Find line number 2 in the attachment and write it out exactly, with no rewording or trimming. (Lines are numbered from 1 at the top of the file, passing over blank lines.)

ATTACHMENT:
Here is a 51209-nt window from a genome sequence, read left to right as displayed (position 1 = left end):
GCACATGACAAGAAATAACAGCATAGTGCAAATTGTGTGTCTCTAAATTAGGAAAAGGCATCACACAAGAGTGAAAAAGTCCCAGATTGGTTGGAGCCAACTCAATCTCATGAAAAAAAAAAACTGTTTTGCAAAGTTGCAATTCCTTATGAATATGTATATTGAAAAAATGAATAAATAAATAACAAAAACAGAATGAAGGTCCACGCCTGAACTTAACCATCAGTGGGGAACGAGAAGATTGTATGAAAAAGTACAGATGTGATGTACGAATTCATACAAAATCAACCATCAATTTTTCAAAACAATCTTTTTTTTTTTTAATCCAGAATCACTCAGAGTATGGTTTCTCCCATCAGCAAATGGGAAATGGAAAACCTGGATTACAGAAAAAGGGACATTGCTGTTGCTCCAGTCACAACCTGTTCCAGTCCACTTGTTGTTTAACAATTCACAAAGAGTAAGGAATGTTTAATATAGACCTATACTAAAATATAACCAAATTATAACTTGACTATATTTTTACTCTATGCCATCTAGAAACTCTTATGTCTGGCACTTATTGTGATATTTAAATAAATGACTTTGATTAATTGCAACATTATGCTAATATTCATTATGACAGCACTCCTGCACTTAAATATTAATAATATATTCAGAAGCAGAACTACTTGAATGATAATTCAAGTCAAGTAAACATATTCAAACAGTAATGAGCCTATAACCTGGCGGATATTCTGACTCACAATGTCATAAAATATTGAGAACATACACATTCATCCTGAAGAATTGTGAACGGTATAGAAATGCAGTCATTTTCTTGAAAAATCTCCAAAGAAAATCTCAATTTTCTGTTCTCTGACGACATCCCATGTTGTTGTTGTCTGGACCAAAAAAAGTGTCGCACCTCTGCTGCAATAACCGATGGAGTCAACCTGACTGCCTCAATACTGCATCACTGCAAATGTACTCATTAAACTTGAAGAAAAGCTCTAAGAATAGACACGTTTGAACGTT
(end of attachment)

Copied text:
GCACATGACAAGAAATAACAGCATAGTGCAAATTGTGTGTCTCTAAATTAGGAAAAGGCATCACACAAGAGTGAAAAAGTCCCAGATTGGTTGGAGCCAACTCAATCTCATGAAAAAAAAAAACTGTTTTGCAAAGTTGCAATTCCTTATGAATATGTATATTGAAAAAATGAATAAATAAATAACAAAAACAGAATGAAGGTCCACGCCTGAACTTAACCATCAGTGGGGAACGAGAAGATTGTATGAAAAAGTACAGATGTGATGTACGAATTCATACAAAATCAACCATCAATTTTTCAAAACAATCTTTTTTTTTTTTAATCCAGAATCACTCAGAGTATGGTTTCTCCCATCAGCAAATGGGAAATGGAAAACCTGGATTACAGAAAAAGGGACATTGCTGTTGCTCCAGTCACAACCTGTTCCAGTCCACTTGTTGTTTAACAATTCACAAAGAGTAAGGAATGTTTAATATAGACCTATACTAAAATATAACCAAATTATAACTTGACTATATTTTTACTCTATGCCATCTAGAAACTCTTATGTCTGGCACTTATTGTGATATTTAAATAAATGACTTTGATTAATTGCAACATTATGCTAATATTCATTATGACAGCACTCCTGCACTTAAATATTAATAATATATTCAGAAGCAGAACTACTTGAATGATAATTCAAGTCAAGTAAACATATTCAAACAGTAATGAGCCTATAACCTGGCGGATATTCTGACTCACAATGTCATAAAATATTGAGAACATACACATTCATCCTGAAGAATTGTGAACGGTATAGAAATGCAGTCATTTTCTTGAAAAATCTCCAAAGAAAATCTCAATTTTCTGTTCTCTGACGACATCCCATGTTGTTGTTGTCTGGACCAAAAAAAGTGTCGCACCTCTGCTGCAATAACCGATGGAGTCAACCTGACTGCCTCAATACTGCATCACTGCAAATGTACTCATTAAACTTGAAGAAAAGCTCTAAGAATAGACACGTTTGAACGTT